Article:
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Uncanny Glitches and Duchamp’s Commodification

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Lina Puerta, Crop Laborer (pink and gold), 2018

Present Bodies: Papermaking at Dieu Donné
Opening Wednesday, December 4 at BRIC, 7 pm. On view through February 2.

Though it’s not quite as big a part of our lives as it used to be, paper is still ubiquitous. It creates our books, our restaurant menus, our never-ending piles of junk mail, and of course, our art. Starting Wednesday, our humble paper will get the star treatment at an exhibit at BRIC, showcasing artists who not only make art on paper but make the very paper displaying their art. The show features eight artists who participated in a recent residency at hand papermaking organization Dieu Donné. They all use their craft to explore marginalized bodies, taking both their identities and the medium their art exists on into their own hands.

Fiona Banner, Self-Portrait as a Publication, 2009

By / Buy Me
Opening Friday, December 6 at Susan Inglett Gallery. On view through January 25.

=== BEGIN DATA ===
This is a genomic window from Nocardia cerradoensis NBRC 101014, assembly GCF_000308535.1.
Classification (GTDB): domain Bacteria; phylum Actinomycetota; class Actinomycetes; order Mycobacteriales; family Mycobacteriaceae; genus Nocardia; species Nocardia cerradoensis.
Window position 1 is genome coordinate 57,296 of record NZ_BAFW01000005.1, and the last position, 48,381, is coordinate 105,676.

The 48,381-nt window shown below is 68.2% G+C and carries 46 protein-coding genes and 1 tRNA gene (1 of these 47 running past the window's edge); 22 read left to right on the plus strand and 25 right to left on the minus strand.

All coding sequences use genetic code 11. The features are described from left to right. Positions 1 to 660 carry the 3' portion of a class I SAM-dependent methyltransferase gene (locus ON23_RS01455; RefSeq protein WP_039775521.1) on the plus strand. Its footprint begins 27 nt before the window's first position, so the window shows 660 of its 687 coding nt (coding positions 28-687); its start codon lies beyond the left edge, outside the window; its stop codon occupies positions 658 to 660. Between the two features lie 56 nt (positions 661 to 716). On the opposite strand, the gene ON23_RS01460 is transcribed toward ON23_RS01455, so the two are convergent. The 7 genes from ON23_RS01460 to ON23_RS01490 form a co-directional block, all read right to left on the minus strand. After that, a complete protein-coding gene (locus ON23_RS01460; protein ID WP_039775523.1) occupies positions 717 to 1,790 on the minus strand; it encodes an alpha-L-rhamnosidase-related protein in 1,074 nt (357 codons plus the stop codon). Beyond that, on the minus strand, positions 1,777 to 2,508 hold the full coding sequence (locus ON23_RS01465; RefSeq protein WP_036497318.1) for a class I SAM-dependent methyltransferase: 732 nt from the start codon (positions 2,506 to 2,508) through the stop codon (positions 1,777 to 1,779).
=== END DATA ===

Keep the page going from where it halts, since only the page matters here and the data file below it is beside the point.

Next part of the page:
If the average person knows art as one thing, it’s likely “expensive.” Galleries and museums look at you icily if you breathe too close to a painting, and art auctions facilitate the exchange of millions of dollars for artworks that will then go to sit in a collector’s room for eternity. An upcoming exhibition at Chelsea’s Susan Inglett Gallery focuses on everything that isn’t that—that is, artists who attempt to take their marketing and selling into their own hands, rather than letting countless middlemen take over. It’s a storied tradition, and the artist roster reflects that: there’s Yayoi Kusama, The Guerrilla Girls, Bruce Nauman, Takashi Murakami, Jenny Holzer, Marcel Duchamp, and even the Lower East Side’s own Reverend Jen.

(image courtesy of Gymnasium)

This is your captain speaking
Opening Saturday, December 7 at Gymnasium, 6 pm to 9 pm. On view through January 11.

Williamsburg art space Gymnasium’s latest exhibit feels off. Photos are blurry or too small, portraits of people have noses that are tilted or eyes so close together it’s biologically impossible. A sculpture looks interestingly layered and textured, but that’s because its crafted from a literal hornet’s nest. Of course, all this uncanniness is on purpose. It’s the doing of Thomas Blair and Louis Osmosis, two young artists who are drawn to the strange, the flawed, and the malfunctioning, whether that’s an ultra low-res photo blown up and framed or graphite drawings of balding men, seen only from the backs of their heads. 



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